He said the CPP would not enter this discussion until after this fall’s local elections, but that waiting for the annual convention in the year of election would be too late; seeing as what happened the last time, estimating the spring of 2012 will be the most likely time to discuss cooperation over a new government.
Can you contribute to the Progressives being part of government? Ystebø asked.
“This is a matter we shall discuss. We agree with the Progressives over some matters concerning values; however, some other issues are a problem to us”, Hareide replied; mentioning gene- and biotechnology and the question of assisted suicides being difficult issues.
“We must rather start with what we agree upon, the direction of Norway, our Christian cultural heritage, progressing the country, and having pride in our country”, Christian Tybring Gjedde replied.
Immigration difficult issue
He had the opinion immigration was the issue on which the challenge of cooperation was most difficult.
“You are yourselves destroying the issues you are raising, because you accept a naïve policy on immigration. With today’s policies on immigration Oslo will have a Muslim majority in 20-30 years. By then, the Christian cultural heritage is indefensible. Therefore, this policy is ethically not viable. The values of this country is based on Christianity, to preserve them, policies on immigration must be changed before it is too late”, Tybring Gjedde stated.
“The CPP is not behind a naïve policy on immigration, but a just policy”, said Hareide, pointing out the CPP are behind what de facto is a stop to immigration; but the institute of asylum must be protected.
Harberg voiced the Conservative standpoint of wide ranging right wing cooperation, having all four parties in government.
“My simple philosophy is that of if the Center Party and the Socialists can cooperate with the Labor party in the middle; then we should really have the opportunity to cooperate. We are in agreement over far more than the existing government”, Harberg said.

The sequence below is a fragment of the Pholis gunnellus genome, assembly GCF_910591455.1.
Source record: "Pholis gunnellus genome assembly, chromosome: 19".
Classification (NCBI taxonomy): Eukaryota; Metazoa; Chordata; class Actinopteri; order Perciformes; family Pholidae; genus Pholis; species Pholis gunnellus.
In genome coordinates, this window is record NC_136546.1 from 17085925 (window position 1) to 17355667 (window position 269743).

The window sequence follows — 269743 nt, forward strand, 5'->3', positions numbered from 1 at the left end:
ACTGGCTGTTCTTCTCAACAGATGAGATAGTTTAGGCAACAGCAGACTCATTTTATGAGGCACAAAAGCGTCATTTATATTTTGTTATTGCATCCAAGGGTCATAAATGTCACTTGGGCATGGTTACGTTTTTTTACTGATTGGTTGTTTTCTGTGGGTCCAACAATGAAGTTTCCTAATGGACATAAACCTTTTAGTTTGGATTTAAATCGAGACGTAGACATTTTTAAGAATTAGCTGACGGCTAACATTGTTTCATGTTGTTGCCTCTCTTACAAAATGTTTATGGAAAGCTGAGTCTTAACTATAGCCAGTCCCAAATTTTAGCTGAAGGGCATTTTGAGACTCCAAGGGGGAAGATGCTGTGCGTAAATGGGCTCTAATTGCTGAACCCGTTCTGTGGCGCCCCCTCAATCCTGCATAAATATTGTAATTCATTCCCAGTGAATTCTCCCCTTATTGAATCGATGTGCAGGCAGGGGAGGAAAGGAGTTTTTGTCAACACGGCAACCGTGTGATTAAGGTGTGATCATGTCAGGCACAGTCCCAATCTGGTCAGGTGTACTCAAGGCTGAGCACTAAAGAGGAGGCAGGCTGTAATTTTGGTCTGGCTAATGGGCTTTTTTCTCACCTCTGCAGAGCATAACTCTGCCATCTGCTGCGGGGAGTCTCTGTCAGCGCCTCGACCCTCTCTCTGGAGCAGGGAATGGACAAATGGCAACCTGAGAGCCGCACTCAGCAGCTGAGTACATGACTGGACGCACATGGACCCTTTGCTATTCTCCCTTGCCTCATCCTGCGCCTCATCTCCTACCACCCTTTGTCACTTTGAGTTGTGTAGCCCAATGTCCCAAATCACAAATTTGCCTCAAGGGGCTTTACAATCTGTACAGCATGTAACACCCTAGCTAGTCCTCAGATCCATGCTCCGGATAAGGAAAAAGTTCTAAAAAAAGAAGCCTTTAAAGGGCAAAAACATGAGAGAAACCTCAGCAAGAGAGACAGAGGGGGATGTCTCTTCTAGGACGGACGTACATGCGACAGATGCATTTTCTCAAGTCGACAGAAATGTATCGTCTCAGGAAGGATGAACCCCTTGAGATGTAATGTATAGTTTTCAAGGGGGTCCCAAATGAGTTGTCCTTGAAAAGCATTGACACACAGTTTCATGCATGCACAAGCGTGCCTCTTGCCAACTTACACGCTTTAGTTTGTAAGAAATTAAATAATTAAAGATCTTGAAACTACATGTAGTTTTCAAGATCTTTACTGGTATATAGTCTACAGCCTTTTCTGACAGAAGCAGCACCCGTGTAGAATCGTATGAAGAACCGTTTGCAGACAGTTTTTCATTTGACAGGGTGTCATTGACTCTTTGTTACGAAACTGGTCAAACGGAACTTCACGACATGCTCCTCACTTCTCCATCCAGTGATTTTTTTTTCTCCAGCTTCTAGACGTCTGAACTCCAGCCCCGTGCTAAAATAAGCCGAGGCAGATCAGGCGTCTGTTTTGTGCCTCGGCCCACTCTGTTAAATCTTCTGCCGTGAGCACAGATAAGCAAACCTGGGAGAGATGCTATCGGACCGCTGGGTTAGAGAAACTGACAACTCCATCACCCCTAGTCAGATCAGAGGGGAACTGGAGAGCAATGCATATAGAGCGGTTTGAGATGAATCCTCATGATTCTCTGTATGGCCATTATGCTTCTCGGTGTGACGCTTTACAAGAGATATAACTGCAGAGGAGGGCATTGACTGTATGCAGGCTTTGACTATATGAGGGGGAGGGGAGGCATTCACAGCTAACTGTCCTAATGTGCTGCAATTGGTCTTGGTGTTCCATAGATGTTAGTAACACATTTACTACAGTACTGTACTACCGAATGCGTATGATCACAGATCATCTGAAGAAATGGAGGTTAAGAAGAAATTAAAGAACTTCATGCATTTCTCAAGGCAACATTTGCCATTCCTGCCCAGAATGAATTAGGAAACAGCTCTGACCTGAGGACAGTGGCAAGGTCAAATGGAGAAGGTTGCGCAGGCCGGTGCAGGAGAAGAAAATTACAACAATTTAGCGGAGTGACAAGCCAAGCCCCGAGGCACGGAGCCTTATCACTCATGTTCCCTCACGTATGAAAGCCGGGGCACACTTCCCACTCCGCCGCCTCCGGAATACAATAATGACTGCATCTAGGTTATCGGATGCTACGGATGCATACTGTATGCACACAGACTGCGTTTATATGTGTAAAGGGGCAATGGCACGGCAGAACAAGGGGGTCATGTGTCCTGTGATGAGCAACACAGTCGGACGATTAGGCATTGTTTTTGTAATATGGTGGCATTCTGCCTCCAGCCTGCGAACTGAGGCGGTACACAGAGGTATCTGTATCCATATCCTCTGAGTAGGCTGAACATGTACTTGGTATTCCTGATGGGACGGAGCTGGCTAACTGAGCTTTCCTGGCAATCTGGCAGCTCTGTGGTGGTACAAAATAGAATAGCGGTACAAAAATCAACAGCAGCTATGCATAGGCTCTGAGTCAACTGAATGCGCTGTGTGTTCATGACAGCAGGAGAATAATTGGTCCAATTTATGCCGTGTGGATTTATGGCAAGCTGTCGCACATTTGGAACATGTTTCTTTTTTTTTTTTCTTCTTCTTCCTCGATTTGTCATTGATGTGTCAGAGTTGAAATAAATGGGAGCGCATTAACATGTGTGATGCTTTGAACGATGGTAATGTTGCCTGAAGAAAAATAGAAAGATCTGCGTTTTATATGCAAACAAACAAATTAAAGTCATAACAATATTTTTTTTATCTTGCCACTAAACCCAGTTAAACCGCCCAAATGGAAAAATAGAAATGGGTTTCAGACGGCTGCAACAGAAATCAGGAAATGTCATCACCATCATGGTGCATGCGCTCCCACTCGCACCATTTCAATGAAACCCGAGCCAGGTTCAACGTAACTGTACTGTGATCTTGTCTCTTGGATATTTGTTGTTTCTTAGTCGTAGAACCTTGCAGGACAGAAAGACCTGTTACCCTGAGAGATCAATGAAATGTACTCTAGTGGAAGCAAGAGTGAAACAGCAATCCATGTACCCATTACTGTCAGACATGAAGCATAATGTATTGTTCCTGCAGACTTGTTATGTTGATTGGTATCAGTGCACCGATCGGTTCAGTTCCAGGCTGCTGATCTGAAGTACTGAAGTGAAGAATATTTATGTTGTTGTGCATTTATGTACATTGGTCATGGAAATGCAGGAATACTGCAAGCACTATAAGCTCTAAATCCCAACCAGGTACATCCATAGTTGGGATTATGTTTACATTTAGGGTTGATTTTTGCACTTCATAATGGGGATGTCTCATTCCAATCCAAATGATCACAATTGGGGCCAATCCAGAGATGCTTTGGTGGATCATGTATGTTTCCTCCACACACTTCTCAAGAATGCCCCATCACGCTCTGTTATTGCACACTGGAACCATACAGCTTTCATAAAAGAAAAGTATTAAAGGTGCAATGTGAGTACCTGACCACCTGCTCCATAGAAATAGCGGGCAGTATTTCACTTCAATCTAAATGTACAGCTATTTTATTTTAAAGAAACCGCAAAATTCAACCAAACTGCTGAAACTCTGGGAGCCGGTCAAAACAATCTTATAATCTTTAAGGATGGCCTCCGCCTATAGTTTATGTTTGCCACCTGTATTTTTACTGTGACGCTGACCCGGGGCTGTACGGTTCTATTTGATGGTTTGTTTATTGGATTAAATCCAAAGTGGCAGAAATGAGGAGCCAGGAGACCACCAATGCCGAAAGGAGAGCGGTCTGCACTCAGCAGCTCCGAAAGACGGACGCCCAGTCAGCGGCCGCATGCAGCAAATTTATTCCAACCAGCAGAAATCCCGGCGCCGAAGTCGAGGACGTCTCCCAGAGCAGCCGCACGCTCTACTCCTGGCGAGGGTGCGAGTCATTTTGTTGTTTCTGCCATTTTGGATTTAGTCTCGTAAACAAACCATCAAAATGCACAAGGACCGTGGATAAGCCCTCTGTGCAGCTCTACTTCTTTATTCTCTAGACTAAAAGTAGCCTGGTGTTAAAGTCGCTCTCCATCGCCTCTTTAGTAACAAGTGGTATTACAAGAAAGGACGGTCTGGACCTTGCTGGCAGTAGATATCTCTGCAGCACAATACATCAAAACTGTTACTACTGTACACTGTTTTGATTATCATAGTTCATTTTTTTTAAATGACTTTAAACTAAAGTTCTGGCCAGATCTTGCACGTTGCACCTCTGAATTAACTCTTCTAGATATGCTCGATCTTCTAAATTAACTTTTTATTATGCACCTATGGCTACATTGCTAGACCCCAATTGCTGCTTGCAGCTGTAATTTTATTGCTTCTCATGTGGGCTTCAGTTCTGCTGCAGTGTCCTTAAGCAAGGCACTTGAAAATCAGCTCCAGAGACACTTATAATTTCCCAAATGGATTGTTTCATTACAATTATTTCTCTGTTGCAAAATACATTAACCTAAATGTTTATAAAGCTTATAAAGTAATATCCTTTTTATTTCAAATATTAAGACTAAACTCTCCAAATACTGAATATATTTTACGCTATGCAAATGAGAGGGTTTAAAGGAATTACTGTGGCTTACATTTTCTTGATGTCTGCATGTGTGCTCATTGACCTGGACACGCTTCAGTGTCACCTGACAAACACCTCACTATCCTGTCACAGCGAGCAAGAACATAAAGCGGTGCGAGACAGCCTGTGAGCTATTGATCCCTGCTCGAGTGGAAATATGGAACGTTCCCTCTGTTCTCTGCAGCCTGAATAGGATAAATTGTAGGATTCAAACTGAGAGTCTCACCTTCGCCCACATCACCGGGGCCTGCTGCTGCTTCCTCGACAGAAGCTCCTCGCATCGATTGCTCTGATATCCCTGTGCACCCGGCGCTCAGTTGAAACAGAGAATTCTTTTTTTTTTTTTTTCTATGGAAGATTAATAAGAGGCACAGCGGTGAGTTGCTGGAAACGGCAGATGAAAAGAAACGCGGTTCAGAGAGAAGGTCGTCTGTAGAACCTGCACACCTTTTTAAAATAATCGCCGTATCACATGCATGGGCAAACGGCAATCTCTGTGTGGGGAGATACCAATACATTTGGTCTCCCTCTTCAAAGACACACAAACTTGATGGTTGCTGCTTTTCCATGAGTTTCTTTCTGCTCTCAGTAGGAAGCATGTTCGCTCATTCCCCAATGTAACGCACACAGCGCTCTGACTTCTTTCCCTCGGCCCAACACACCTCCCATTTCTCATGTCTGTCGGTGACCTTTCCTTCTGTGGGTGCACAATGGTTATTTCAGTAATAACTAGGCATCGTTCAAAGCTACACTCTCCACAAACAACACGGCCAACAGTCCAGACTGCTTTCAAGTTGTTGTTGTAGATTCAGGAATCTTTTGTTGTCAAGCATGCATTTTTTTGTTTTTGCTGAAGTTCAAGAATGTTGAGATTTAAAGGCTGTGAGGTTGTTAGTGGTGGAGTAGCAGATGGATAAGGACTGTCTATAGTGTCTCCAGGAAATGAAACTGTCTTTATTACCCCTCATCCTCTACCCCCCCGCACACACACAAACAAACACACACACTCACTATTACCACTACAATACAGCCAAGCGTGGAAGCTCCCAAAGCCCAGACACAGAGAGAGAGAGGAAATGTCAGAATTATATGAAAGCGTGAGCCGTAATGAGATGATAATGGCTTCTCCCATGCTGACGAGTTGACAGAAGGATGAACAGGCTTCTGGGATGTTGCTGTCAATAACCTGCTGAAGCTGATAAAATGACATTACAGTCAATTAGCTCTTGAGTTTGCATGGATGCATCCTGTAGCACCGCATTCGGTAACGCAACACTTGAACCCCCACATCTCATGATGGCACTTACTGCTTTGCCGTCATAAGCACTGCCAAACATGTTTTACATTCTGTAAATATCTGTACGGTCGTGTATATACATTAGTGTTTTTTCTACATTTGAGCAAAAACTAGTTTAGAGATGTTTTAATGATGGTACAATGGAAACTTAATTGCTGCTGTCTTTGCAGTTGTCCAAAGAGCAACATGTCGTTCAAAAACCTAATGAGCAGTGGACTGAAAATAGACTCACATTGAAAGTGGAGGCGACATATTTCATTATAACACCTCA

No and yes to Palestine
The leader of the debate asked whether Jonas Gahr Støre should vote yes or no to a Palestinian state this year, whether there is a peace accord or not. While Hareide and Tybring Gjedde said clearly “No”, Harberg was uncertain on this issue.
“This is a very large and difficult challenge. We have discussed this; and not concluded on what advice we shall give; however, for us it is of importance Norway is not alone.
“USA has stated they will veto this”, Ystebø informed.
“Yes, and USA is our central ally which we must relate to”, Harberg replied.
Harberg also had to explain himself over party colleague Peter Gitmark’s recent initiative to ban deductible gifts to the pro-Israeli Karmel institute because they supports settlements in the West Bank.
“Peter is a clear and important politician, and was challenged on this issue, expressing him selves somewhat acutely”, Harberg said, explaining the Conservatives have as principle it is wrong to reward those donating to organizations and causes not relating to the human rights.
“The standpoint of the Conservatives is a difficult one from an ideological view. We must have a voluntary community correcting authorities in rule”, Hareide said, comparing the decision with the governments threats to deny the Salvation Army funding over their views on gays.
“Environmentalists have often broke the law, yet none one wants to relieve them of public support over this”, he continued.
Bjarte Ystebø also used this opportunity to speak of the public funding of weeklies. Today, the Cultural Council manages this under subjective criteria, which has led to NorgeIDAG being denied funding for the second year in a row, only receiving fractions of what other newspapers have received, while newspapers like Ny Tid and Morgenbladet had their funding increased. He asked Hareide whether objective criteria would be applied if a new government is composed.
“I will clearly state a “yes” to this. With today’s support, the CPP will hardly have all ministries, but given the opportunity, this is something we will do”, the CPP leader replied.